Here were the three arguments that finally won me over and I used to sway my husband to getting A the flu shots:
1) We vaccinated her against Polio- something I am pretty sure that almost no one ever gets anymore in Canada, but we are debating getting her vaccinated against something we know people are getting right now? (specifically H1N1)
2) We do as much as we can to reduce her chemical exposure- healthy unprocessed foods, no chemical cleaners, organic mattress, ect. ect. This is one chemical exposure that could save her life. Period.
3) The thought of ever having to see my daughter on a ventilator. That was sufficient emotional imagery for me to get me in that insanity of a line, twice (seasonal and H1N1).
Done and done. She got both the seasonal flu and the H1N1. But just one half dose of each. I happen to know there is small study in Calgary, as well as a number around the world, that have been studying if kids under 3 need two half doses or just one. The belief is that it is possible that enough immunity is developed with one half dose. The recommendation for kids over 3 has already been changed to reflect this. We ask our doctor- she said we were taking a risk, but likely only a small one. And two less injection-o-chemicals made us feel better about the whole thing. (Don’t do this on my recommendation…. if you are in the midst of your own vaccination debate please consult your doctor and or public health… they are the experts, not me.)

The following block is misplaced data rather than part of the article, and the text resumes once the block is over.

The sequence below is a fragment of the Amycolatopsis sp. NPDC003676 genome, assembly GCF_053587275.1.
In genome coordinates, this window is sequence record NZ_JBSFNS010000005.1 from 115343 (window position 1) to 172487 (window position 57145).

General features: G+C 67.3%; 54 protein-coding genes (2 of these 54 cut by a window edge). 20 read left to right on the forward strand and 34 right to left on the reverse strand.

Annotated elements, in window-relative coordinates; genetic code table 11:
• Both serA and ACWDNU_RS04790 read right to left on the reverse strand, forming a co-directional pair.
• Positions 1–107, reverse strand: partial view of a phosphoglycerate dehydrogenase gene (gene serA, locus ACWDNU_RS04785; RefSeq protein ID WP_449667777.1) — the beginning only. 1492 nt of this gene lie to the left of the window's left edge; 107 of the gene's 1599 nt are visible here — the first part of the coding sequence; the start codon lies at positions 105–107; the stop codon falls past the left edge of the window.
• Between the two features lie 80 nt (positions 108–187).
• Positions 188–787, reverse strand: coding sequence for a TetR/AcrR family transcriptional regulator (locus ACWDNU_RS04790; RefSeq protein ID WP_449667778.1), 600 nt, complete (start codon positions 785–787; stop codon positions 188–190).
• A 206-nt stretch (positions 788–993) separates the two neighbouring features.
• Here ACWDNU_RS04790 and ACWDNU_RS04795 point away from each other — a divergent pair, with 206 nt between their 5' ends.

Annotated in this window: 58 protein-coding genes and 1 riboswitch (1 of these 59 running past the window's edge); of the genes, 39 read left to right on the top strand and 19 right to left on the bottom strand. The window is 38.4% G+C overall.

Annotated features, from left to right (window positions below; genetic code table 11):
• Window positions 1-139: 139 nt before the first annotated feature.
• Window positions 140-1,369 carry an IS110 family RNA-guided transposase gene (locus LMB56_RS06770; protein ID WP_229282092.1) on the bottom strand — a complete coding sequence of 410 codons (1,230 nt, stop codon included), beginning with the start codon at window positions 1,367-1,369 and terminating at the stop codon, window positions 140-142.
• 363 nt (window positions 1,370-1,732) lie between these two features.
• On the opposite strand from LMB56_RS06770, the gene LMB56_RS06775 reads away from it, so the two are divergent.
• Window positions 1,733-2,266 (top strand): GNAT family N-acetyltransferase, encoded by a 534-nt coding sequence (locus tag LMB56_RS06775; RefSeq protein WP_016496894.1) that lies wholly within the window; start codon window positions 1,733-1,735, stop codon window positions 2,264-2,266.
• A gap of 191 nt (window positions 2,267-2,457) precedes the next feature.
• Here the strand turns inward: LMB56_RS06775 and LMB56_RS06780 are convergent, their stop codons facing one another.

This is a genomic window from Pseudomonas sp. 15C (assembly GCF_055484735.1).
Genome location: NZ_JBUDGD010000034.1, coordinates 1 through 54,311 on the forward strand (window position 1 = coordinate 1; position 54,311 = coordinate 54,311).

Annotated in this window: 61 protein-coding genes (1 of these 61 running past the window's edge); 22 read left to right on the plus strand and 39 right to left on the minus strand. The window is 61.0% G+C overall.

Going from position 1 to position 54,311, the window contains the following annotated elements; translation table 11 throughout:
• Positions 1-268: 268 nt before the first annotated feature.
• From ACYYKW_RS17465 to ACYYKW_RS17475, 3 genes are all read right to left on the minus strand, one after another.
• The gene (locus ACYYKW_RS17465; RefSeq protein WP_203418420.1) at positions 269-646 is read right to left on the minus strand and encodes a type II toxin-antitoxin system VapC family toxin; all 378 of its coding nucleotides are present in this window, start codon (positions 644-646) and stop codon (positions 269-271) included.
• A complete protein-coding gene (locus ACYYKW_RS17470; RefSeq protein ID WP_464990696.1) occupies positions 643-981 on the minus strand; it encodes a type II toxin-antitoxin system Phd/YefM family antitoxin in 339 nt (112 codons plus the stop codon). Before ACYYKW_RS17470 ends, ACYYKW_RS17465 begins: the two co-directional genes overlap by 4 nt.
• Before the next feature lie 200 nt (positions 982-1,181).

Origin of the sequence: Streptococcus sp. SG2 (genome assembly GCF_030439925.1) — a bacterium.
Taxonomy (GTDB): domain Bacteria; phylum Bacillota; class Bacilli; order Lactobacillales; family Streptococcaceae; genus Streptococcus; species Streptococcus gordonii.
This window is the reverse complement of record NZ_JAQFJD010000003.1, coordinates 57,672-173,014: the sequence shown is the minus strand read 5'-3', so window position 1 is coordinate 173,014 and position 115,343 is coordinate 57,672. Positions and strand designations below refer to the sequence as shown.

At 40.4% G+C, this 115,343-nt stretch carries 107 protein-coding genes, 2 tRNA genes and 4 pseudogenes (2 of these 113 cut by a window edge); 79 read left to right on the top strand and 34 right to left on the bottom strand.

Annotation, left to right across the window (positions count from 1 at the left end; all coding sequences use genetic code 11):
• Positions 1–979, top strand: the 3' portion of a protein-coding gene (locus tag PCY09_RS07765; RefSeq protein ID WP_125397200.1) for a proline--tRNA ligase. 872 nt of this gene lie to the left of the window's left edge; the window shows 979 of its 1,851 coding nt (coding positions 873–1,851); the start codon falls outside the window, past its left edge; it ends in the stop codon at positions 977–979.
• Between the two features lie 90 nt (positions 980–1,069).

So yeah, the kid gets her shots. I don’t (for the most part) and my husband doesn’t, but A does. But here are the things I wish would be addressed by the powers that be:
1) Why can’t we take all the yucky chemicals out of the shots?/Please take the yucky chemicals out of the shots!
- Thimerosal has been removed from most regular kid vaccines, but not the flu vaccine. They offered a “low” thimerosal dose for kids of the seasonal, but not of the H1N1.
- Saw this article via @CBCHealth on Twitter the other day. We need more ideas like this article about using sugar as a preservative in vaccines.